Since the rise of the industrial era, one of the major roles of the public educational system has been to prepare students for the workplace. The public educational system, as it existed during much of the first half of the 20th century, was designed to prepare students to either continue on to college or to develop vocational skills that could be transferred upon graduation directly to the workplace. During the 1970s and 1980s, rapid breakthroughs in technology and increased pressures from global competition caused business leaders to begin questioning the preparedness of American graduates and the rigor of the curriculum of public school systems across the United States. Policymakers responded with passage of the Carl D. Perkins Vocational and Applied Technical Educational Act of 1984. As the economic noose continued to tighten around the profit margins of American companies, business and community leaders continued to pressure state and local policymakers for educational reform.

In 1994, President Clinton signed the $300 million School-to-Work Opportunities Act followed by the more aggressive Improving America's Schools Act of 1994 (Goals 2000) legislation. Goals 2000 funds ushered in the establishment of subject content standards by national professional organizations such as the International Reading Association and the National Council of Teachers of Math and other similar content organizations and movement toward uniform national curriculum standards. The Improving America's Schools Act of 1994 required states to adopt or develop their own state standards and to align assessments to grade-level benchmark standards. This act also required Title I schools to show progress on those assessments for continued funding allocations, which was a direct government attempt to control student performance via funding.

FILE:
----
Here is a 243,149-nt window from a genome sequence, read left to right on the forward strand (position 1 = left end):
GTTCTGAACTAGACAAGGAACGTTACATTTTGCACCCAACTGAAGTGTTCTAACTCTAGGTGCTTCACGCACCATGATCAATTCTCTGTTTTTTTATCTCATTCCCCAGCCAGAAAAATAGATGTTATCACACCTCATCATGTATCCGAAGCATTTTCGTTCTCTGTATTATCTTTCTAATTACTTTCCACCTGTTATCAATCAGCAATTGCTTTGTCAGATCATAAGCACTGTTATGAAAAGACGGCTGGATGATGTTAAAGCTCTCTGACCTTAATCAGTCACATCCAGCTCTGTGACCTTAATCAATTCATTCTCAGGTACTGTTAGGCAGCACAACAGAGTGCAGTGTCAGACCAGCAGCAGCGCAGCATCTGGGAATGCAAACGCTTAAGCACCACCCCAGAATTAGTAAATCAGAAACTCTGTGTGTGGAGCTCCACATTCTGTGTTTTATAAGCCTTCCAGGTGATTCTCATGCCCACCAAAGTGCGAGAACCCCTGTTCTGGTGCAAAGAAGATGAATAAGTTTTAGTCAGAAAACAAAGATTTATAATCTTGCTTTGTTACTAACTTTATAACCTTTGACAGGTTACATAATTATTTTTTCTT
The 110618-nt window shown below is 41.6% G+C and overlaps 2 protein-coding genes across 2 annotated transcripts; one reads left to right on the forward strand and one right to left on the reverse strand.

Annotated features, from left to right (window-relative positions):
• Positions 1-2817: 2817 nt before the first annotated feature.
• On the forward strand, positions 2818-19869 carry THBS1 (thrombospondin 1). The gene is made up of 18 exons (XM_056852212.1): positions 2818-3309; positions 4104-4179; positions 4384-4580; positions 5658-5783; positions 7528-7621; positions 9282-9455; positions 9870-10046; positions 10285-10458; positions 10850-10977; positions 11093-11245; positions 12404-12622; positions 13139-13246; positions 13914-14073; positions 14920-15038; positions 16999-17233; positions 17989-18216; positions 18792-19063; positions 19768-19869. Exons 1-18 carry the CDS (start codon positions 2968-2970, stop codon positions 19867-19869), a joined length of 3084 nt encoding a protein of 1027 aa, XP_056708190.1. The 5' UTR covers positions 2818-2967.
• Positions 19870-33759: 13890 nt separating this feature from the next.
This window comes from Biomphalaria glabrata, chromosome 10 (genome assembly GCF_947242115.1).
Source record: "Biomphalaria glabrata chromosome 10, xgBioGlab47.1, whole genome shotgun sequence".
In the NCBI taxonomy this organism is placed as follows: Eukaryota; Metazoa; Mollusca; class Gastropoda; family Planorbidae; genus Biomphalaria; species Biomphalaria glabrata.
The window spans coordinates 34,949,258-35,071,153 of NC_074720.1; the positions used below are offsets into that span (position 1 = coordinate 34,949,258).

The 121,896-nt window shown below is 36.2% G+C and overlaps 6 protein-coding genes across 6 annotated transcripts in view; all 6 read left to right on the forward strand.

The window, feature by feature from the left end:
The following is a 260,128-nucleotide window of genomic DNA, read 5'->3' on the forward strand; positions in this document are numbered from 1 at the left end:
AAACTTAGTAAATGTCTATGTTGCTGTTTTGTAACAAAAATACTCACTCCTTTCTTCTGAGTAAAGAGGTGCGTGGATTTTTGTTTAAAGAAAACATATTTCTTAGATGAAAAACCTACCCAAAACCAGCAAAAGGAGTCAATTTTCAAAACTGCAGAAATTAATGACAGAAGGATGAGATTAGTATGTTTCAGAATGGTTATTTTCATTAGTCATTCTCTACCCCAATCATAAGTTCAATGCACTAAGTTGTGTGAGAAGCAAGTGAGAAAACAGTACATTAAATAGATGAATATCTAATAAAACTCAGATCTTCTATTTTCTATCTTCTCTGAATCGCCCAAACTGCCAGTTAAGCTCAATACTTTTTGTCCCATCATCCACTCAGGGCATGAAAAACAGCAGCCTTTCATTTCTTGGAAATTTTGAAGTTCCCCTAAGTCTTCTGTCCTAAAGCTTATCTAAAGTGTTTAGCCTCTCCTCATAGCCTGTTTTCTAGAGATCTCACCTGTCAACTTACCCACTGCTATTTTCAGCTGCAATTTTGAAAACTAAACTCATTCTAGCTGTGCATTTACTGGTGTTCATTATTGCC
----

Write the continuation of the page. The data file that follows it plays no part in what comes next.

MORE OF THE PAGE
On the U.S. Department of Labor (DOL) Web site, one can find a table listing the 30 fastest-growing jobs from the 2006–07 Occupational Outlook Handbook. The table lists not only the number of jobs expected to be produced in coming years but also the level of education required to qualify for these occupations. Just six of these jobs can be obtained with “on the job training” only, while 80 percent of the remaining occupational titles will require postsecondary education. Of these 30 fast-growing careers, 30 percent will require an associate's degree, 33 percent will require a bachelor's degree, and 17 percent will require a master's or doctoral degree (U.S. DOL, 2007). National concern over ever-widening gaps in achievement and poverty status in ballooning minority populations has also surfaced. With mounting pressure for highly skilled, technically literate workers from business and political leaders, President George W. Bush formed a bipartisan coalition in 2000 to draft a more stringent version of national educational policy. This new policy, known as the No Child Left Behind Act (NCLB), established national goals that all children would reach proficiency in key content areas by 2012 and provided sanctions for failure to meet targeted goals and progress measures. Congress supported the plan, and the highly directive NCLB legislation overwhelmingly passed the House by a vote of 381–41 and the Senate by a vote of 87–10.